During a weeklong medical brigade, I, along with doctors from University of Virginia, will provide high-quality endoscopic care for 60 patients in rural Guatemala near Lake Atitlan. Our combined GI experience and access to state of the art endoscopy is care they only receive in our 3-4x/year trips. We provide pathologic follow-up and are even accessible once we've returned to the states. We are studying how to operationalize colorectal cancer screening efforts using stool-based testing to make our intervention the most effective. We are studying the epidemiology of GI disease in the region and are also working to bring pediatric coverage.
Rural Central America has absolutely no regular access to gastroenterologic care and furthermore no endoscopic access. We have been coming to this area over the last several years and by integrating participants from 3 universities (University of Virgnia, University of North Carolina and Medical University of South Carolina) we are ensuring durable and continuous provision of services to this area. Olympus Corporation was generous enough to donate the capital equipment that allow this trip to happen. We bring sustainable scope cleansing equipment to provide safe disinfection.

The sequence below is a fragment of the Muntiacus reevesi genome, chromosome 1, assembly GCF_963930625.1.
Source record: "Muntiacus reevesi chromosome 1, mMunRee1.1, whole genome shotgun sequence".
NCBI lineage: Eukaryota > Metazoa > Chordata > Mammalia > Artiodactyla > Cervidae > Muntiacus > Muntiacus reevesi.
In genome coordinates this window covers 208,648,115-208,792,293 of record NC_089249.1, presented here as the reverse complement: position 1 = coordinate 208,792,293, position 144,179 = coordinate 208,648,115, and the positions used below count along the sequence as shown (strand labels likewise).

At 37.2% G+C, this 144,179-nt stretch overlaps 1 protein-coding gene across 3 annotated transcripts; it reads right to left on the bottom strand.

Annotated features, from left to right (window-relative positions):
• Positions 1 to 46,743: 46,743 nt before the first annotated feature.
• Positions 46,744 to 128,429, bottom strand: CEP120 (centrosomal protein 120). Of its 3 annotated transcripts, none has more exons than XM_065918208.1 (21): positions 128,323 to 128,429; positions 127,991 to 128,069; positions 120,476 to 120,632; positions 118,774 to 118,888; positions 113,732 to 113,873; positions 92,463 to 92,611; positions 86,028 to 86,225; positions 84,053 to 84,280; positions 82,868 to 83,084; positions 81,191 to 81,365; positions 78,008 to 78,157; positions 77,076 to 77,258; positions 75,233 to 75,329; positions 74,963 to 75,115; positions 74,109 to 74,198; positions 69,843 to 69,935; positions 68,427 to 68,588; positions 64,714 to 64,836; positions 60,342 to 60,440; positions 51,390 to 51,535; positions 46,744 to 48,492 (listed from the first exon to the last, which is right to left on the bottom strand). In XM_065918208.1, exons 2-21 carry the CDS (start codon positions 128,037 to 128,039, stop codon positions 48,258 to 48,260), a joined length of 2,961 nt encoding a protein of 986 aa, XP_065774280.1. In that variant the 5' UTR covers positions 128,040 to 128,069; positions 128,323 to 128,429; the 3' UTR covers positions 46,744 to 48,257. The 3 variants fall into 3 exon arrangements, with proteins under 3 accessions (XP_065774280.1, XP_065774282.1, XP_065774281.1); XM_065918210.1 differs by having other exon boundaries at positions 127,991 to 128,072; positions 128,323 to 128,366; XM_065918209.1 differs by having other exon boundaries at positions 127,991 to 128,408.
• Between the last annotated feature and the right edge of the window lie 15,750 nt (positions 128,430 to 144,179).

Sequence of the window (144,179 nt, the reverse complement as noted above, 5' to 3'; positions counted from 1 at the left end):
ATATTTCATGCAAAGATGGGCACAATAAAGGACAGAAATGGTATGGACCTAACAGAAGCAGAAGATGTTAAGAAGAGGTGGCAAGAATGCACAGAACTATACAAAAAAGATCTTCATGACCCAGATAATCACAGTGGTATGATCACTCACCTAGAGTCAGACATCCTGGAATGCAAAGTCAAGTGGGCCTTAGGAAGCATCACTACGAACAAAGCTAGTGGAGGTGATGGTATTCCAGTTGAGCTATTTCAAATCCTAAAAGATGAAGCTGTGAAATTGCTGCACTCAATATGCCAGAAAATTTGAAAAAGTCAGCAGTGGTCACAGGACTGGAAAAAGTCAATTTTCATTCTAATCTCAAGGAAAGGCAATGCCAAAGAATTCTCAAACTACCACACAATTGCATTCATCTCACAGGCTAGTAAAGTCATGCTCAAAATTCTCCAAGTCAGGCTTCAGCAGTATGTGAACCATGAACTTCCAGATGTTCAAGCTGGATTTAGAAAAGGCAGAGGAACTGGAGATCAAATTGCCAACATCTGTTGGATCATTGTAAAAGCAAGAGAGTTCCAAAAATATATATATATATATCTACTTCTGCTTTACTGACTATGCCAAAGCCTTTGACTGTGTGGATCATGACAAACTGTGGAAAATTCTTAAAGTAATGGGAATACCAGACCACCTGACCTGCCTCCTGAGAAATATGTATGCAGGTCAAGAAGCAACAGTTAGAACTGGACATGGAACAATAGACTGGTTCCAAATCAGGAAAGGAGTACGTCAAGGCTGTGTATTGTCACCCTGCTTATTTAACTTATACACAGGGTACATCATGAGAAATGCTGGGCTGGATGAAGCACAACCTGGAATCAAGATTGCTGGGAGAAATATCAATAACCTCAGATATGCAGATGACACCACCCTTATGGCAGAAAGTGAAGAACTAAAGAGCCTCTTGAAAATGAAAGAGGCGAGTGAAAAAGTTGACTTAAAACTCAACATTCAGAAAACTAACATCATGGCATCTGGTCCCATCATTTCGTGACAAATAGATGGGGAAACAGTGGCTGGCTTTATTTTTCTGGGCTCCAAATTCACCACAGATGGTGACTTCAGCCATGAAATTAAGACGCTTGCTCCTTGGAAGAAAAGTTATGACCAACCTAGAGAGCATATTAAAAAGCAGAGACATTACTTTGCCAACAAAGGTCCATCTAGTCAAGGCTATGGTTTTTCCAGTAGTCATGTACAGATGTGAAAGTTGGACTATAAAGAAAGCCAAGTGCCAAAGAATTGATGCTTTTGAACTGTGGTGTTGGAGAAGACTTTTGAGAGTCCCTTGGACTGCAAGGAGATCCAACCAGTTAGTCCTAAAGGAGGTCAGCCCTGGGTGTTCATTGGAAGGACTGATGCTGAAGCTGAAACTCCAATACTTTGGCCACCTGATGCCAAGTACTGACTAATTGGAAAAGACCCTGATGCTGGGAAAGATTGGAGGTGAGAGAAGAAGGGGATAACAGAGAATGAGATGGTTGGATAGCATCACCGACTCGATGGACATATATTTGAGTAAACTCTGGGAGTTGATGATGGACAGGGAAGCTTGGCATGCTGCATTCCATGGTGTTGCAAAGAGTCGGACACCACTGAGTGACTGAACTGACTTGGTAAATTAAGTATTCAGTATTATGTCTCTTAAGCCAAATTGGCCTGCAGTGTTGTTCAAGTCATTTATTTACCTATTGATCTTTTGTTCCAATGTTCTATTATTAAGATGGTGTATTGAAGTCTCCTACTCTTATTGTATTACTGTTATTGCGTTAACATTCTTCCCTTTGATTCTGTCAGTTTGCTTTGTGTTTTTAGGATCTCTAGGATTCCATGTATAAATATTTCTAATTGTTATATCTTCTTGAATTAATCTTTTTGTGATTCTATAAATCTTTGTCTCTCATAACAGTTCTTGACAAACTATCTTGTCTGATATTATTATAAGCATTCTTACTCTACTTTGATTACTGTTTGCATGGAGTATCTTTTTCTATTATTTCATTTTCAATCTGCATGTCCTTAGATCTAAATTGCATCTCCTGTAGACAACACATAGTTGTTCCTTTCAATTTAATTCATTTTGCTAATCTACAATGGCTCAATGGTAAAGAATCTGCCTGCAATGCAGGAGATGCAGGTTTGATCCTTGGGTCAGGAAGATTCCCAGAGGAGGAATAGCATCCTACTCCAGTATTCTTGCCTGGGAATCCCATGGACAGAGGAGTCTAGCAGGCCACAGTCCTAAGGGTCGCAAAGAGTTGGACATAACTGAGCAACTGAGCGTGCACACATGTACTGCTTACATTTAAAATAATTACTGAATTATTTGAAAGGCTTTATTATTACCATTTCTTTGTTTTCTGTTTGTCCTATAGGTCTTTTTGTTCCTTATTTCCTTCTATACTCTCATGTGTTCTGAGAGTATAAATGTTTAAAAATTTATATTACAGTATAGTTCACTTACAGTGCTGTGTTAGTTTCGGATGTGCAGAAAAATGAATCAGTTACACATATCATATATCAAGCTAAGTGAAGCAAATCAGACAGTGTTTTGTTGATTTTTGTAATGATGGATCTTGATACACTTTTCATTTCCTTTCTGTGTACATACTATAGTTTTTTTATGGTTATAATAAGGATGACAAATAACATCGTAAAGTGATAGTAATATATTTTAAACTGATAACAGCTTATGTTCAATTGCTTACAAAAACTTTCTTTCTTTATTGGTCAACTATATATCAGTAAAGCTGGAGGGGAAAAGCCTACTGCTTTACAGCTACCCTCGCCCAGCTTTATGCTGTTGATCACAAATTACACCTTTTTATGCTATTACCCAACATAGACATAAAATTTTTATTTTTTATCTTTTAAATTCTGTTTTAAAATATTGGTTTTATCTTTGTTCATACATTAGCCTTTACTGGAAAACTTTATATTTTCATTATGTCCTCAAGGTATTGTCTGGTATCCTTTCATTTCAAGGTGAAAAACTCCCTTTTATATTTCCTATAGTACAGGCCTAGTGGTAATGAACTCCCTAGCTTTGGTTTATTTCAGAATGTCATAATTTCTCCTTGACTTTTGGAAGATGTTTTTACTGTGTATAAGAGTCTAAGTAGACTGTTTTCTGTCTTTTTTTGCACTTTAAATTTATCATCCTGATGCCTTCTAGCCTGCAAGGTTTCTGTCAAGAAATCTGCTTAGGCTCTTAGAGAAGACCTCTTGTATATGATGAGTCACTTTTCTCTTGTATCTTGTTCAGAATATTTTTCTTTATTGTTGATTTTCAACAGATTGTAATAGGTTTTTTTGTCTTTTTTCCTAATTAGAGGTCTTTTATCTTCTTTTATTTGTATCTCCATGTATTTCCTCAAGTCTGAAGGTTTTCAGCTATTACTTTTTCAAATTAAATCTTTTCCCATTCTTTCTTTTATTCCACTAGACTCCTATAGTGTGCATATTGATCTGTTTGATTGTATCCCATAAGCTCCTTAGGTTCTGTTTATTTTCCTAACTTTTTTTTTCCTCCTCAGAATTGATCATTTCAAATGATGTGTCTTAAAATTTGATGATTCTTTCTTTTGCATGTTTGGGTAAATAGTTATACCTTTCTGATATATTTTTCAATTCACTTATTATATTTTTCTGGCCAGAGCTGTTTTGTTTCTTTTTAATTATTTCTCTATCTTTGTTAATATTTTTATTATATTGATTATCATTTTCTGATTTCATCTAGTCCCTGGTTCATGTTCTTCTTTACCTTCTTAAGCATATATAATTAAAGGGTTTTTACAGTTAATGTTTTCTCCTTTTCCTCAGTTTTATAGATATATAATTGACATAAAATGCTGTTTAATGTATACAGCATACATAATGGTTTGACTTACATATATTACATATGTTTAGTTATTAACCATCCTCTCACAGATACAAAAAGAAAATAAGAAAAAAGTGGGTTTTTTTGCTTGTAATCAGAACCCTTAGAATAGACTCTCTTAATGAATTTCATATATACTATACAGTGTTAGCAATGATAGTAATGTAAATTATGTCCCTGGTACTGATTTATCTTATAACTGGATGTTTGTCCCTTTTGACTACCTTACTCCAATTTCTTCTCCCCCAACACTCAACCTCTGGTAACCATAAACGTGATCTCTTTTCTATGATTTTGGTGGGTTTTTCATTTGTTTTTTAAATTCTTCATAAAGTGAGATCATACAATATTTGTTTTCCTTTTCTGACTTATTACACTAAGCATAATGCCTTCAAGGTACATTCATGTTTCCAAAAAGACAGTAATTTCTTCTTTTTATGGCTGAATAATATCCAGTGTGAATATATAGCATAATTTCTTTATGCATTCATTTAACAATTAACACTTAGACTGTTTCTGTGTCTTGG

We have endoscopy every day x 4 days (15 patients per day) as well as clinic each day with between 5-10 patients. We also bring donated supplies and engage in teaching lectures about common diarrheal illness and treatment plans. We are incorporating medical residents and gastroenterology fellows as part of a global health experience. Needs assessment will help to better inform our trips in the future.
We were able to care for more than 50 people during our week-long brigade. We also saw more than 10 clinic patients to assess their gastroenterologic needs. This doesn't even include the 12 members of our team - a joint effort from MUSC, Wake Forest and UVA - for some this was their first time out of the country. New culture, new language and new food!